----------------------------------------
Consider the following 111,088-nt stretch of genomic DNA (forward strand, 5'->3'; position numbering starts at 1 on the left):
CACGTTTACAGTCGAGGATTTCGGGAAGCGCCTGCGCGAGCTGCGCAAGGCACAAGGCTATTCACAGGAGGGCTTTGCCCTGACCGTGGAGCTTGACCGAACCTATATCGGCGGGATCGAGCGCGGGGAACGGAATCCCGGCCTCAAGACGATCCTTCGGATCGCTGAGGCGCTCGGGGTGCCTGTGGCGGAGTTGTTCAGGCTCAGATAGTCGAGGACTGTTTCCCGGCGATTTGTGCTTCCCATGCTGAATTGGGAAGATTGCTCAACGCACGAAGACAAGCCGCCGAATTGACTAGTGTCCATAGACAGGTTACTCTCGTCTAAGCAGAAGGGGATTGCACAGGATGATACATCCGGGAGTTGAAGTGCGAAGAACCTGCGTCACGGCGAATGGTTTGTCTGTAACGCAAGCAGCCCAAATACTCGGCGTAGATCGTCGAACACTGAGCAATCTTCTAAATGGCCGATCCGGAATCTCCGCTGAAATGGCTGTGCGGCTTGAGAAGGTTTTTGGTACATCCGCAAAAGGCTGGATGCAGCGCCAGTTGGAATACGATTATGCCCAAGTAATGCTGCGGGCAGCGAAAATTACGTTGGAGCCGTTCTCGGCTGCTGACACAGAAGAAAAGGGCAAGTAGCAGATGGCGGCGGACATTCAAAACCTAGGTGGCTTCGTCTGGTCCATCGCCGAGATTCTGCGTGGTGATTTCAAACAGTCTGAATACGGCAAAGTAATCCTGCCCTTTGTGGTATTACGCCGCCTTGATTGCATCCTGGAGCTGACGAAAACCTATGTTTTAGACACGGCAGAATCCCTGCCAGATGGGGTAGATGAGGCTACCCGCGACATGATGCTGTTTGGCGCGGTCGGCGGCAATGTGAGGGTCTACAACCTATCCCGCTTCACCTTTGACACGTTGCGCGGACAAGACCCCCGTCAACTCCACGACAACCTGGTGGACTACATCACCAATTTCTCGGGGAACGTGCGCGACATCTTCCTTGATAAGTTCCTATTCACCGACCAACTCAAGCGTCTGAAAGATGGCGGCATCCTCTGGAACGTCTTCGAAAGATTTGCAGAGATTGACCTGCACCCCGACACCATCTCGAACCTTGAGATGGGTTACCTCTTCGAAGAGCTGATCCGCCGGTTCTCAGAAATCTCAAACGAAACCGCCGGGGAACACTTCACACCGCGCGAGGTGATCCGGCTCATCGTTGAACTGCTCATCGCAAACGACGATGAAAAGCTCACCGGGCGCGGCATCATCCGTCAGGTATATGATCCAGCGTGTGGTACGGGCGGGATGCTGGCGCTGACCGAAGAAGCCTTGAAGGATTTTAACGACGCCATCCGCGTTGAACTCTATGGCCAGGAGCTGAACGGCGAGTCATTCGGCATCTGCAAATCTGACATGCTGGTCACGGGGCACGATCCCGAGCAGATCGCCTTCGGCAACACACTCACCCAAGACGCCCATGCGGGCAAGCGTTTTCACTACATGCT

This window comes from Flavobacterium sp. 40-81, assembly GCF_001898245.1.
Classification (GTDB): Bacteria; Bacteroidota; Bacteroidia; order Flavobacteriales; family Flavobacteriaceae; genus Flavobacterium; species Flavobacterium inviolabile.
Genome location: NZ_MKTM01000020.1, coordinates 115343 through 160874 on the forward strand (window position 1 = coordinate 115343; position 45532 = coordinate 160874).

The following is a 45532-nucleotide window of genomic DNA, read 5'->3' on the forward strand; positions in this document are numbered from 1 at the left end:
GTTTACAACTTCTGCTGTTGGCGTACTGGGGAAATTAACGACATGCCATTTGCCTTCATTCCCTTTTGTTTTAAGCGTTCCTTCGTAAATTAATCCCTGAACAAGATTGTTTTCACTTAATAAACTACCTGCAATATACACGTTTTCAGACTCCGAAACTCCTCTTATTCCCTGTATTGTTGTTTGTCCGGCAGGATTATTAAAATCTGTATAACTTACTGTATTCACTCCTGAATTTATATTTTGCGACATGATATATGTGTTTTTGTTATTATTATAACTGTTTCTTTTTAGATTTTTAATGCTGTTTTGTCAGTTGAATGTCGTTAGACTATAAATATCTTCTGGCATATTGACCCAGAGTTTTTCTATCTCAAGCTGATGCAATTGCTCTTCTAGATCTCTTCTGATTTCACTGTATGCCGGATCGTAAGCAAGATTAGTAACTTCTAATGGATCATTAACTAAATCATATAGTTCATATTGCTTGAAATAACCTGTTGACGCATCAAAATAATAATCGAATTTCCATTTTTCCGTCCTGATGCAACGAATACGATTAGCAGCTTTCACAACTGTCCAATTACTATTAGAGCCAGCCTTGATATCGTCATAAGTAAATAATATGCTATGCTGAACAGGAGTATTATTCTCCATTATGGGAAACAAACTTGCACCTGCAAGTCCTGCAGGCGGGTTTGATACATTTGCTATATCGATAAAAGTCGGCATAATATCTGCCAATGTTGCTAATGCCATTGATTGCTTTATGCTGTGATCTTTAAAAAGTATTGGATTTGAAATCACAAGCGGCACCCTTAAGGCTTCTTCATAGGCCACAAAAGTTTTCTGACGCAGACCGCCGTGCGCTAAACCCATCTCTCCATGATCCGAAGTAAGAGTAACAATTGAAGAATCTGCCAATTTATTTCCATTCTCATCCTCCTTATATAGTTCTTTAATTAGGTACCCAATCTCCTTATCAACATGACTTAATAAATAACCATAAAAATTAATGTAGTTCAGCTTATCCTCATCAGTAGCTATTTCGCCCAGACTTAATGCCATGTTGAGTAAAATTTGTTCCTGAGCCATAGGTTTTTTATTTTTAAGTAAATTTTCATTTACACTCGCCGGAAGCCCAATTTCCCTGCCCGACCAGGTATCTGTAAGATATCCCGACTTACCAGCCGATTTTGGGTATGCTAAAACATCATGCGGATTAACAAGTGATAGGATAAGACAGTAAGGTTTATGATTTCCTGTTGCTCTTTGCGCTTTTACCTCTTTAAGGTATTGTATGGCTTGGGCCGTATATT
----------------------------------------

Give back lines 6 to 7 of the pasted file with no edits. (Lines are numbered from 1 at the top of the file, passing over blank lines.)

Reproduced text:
The following is a 45532-nucleotide window of genomic DNA, read 5'->3' on the forward strand; positions in this document are numbered from 1 at the left end:
GTTTACAACTTCTGCTGTTGGCGTACTGGGGAAATTAACGACATGCCATTTGCCTTCATTCCCTTTTGTTTTAAGCGTTCCTTCGTAAATTAATCCCTGAACAAGATTGTTTTCACTTAATAAACTACCTGCAATATACACGTTTTCAGACTCCGAAACTCCTCTTATTCCCTGTATTGTTGTTTGTCCGGCAGGATTATTAAAATCTGTATAACTTACTGTATTCACTCCTGAATTTATATTTTGCGACATGATATATGTGTTTTTGTTATTATTATAACTGTTTCTTTTTAGATTTTTAATGCTGTTTTGTCAGTTGAATGTCGTTAGACTATAAATATCTTCTGGCATATTGACCCAGAGTTTTTCTATCTCAAGCTGATGCAATTGCTCTTCTAGATCTCTTCTGATTTCACTGTATGCCGGATCGTAAGCAAGATTAGTAACTTCTAATGGATCATTAACTAAATCATATAGTTCATATTGCTTGAAATAACCTGTTGACGCATCAAAATAATAATCGAATTTCCATTTTTCCGTCCTGATGCAACGAATACGATTAGCAGCTTTCACAACTGTCCAATTACTATTAGAGCCAGCCTTGATATCGTCATAAGTAAATAATATGCTATGCTGAACAGGAGTATTATTCTCCATTATGGGAAACAAACTTGCACCTGCAAGTCCTGCAGGCGGGTTTGATACATTTGCTATATCGATAAAAGTCGGCATAATATCTGCCAATGTTGCTAATGCCATTGATTGCTTTATGCTGTGATCTTTAAAAAGTATTGGATTTGAAATCACAAGCGGCACCCTTAAGGCTTCTTCATAGGCCACAAAAGTTTTCTGACGCAGACCGCCGTGCGCTAAACCCATCTCTCCATGATCCGAAGTAAGAGTAACAATTGAAGAATCTGCCAATTTATTTCCATTCTCATCCTCCTTATATAGTTCTTTAATTAGGTACCCAATCTCCTTATCAACATGACTTAATAAATAACCATAAAAATTAATGTAGTTCAGCTTATCCTCATCAGTAGCTATTTCGCCCAGACTTAATGCCATGTTGAGTAAAATTTGTTCCTGAGCCATAGGTTTTTTATTTTTAAGTAAATTTTCATTTACACTCGCCGGAAGCCCAATTTCCCTGCCCGACCAGGTATCTGTAAGATATCCCGACTTACCAGCCGATTTTGGGTATGCTAAAACATCATGCGGATTAACAAGTGATAGGATAAGACAGTAAGGTTTATGATTTCCTGTTGCTCTTTGCGCTTTTACCTCTTTAAGGTATTGTATGGCTTGGGCCGTATATT